The Hairpin (L'Epingle) on Circuit Gilles Villeneuve
|Location||Montreal, Quebec, Canada|
|Time zone||GMT −5|
|Owner||Ville de Montréal|
|Former names||Île Notre-Dame Circuit (1978–1982)|
NASCAR Canadian Tire Series
|Length||4.361 km (2.71 mi)|
|Lap record||1:13.622 ( Rubens Barrichello, Ferrari, 2004)|
The Circuit Gilles Villeneuve is a motor racing circuit in Montreal, Quebec, Canada. It is the venue for the FIA Formula One Canadian Grand Prix. It has previously hosted the FIA World Sportscar Championship, the Champ Car World Series, the NASCAR Canadian Tire Series, the NASCAR Nationwide Series and the Grand-Am Rolex Sports Car Series.
The Canadian Grand Prix that took place for 30 years at Circuit Gilles Villeneuve was dropped from the 2009 Formula One calendar and replaced with the inaugural Abu Dhabi Grand Prix. On November 27, 2009, Quebec's officials and Canadian Grand Prix organisers announced a settlement with Formula One Administration and signed a new five-year contract spanning the 2010–2014 seasons. The 2011 edition took place on June 12 at 1:00pm (17:00 GMT) and was the longest World Championship Grand Prix ever, due to a lengthy rain delay.
The circuit, at Parc Jean-Drapeau on Île Notre-Dame, a man-made island in the St. Lawrence River that is part of the city of Montreal, was originally named the Île Notre-Dame Circuit. It was renamed in honour of Canadian Formula One driver Gilles Villeneuve, father of Jacques Villeneuve, following his death in 1982. The venue hosted the Champ Car World Series Grand Prix of Montreal from 2002 to 2006.
Barriers run close to the circuit and many experienced drivers have been caught out by them. A particularly famous part of the circuit is the wall on the outside of the exit of the final chicane before the start/finish straight. In 1999 the wall, which bears the name Bienvenue au Québec ("Welcome to Quebec") giving it the nickname "Mur du Québec" (Quebec Wall), ended the race of three Formula One World Champions, Damon Hill, Michael Schumacher and Jacques Villeneuve along with FIA GT champion Ricardo Zonta. Since then the wall has been nicknamed "The Wall of Champions". In recent years 2009 world champion Jenson Button (2005) and 2010 World Champion Sebastian Vettel (2011) have also fallen victim to the wall. Juan Pablo Montoya (2006) and Vitantonio Liuzzi (2007) have also crashed there, while in 2010, Kamui Kobayashi also collided with the wall.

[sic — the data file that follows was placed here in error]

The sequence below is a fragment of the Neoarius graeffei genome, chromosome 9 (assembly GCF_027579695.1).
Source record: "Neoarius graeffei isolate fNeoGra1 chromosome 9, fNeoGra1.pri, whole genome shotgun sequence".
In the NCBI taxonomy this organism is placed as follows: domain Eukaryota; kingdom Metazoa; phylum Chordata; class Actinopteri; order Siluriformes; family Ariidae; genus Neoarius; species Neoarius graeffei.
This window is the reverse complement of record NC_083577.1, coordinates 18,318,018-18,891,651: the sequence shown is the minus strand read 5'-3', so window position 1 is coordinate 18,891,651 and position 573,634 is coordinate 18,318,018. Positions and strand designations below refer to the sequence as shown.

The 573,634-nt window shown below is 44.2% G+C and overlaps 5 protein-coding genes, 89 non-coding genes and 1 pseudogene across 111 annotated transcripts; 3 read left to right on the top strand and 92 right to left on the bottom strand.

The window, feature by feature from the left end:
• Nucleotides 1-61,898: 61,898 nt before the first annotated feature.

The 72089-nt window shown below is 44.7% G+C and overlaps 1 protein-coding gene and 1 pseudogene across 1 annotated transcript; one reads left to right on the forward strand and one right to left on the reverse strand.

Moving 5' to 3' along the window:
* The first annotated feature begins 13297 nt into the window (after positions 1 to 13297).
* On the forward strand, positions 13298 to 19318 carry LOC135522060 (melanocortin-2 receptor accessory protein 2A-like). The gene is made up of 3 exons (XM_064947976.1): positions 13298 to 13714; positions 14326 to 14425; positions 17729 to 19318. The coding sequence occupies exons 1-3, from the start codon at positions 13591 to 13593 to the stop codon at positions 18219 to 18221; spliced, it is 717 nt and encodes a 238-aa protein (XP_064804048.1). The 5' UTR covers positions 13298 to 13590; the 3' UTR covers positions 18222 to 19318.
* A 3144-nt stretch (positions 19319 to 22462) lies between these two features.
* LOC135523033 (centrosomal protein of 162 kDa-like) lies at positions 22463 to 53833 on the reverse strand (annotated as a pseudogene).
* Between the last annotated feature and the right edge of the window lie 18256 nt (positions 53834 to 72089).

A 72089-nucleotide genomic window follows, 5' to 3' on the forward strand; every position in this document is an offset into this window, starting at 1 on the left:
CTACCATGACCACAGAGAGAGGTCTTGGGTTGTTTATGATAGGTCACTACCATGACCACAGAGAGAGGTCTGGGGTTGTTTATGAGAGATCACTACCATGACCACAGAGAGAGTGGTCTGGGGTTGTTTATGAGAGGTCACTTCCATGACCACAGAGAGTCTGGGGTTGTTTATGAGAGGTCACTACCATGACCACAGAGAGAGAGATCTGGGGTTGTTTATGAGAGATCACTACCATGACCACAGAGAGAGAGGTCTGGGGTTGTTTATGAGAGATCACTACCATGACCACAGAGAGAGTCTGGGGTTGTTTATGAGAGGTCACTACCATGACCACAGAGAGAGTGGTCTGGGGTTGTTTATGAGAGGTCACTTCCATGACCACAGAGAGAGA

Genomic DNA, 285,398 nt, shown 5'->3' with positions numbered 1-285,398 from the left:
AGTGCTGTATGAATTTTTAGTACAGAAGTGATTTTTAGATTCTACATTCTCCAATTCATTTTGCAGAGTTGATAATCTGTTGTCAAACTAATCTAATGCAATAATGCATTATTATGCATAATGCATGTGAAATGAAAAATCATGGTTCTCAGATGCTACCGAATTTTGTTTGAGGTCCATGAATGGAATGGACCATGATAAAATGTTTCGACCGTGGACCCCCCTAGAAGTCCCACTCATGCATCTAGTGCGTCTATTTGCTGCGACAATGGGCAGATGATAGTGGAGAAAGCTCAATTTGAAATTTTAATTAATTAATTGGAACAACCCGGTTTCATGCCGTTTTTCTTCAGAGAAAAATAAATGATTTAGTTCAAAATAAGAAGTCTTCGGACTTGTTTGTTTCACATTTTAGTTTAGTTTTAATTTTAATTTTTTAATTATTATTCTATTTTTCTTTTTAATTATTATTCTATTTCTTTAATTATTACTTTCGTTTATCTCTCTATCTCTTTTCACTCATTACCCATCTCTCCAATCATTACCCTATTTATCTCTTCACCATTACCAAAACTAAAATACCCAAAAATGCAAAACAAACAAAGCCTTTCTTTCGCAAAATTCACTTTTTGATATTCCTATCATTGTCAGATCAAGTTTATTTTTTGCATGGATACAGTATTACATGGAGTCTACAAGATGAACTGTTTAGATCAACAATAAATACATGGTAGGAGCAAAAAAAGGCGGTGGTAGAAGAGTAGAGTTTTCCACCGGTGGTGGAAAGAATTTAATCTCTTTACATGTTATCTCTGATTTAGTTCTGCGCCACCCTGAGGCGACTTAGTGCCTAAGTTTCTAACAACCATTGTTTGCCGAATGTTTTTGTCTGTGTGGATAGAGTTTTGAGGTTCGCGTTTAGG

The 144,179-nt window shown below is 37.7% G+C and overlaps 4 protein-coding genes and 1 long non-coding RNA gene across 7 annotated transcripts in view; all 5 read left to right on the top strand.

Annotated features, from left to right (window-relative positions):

Changes made in 2005 to the curbs on the final chicane were controversial amongst drivers in the run-up to the Grand Prix. The curbs were made higher and more difficult for the drivers to see, making it even more challenging.
On June 23, 2006, the Canadian Press reported that the city of Montreal has awarded exclusive rights to stage the two allowed race weekends on the track to Normand Legault, promoter of the Formula One Canadian Grand Prix. The deal is for 2007 to 2011, with an option for 2012 to 2016. Legault decided to replace the Champ Car race with races from the Grand American Road Racing Association's Rolex Series and NASCAR's Nationwide Series, respectively – the latter series' first race north of the Canada-United States border. On August 4, 2007, Kevin Harvick made history by winning the first NASCAR Busch Series (now Nationwide Series) race at Circuit Gilles Villeneuve in what was one of the most controversial NASCAR races ever, as Robby Gordon claimed to have won the race.
The NASCAR races have affected the circuit layout. An expansion of the pit lane took place, since a NASCAR pit lane must accommodate a minimum of 43 cars.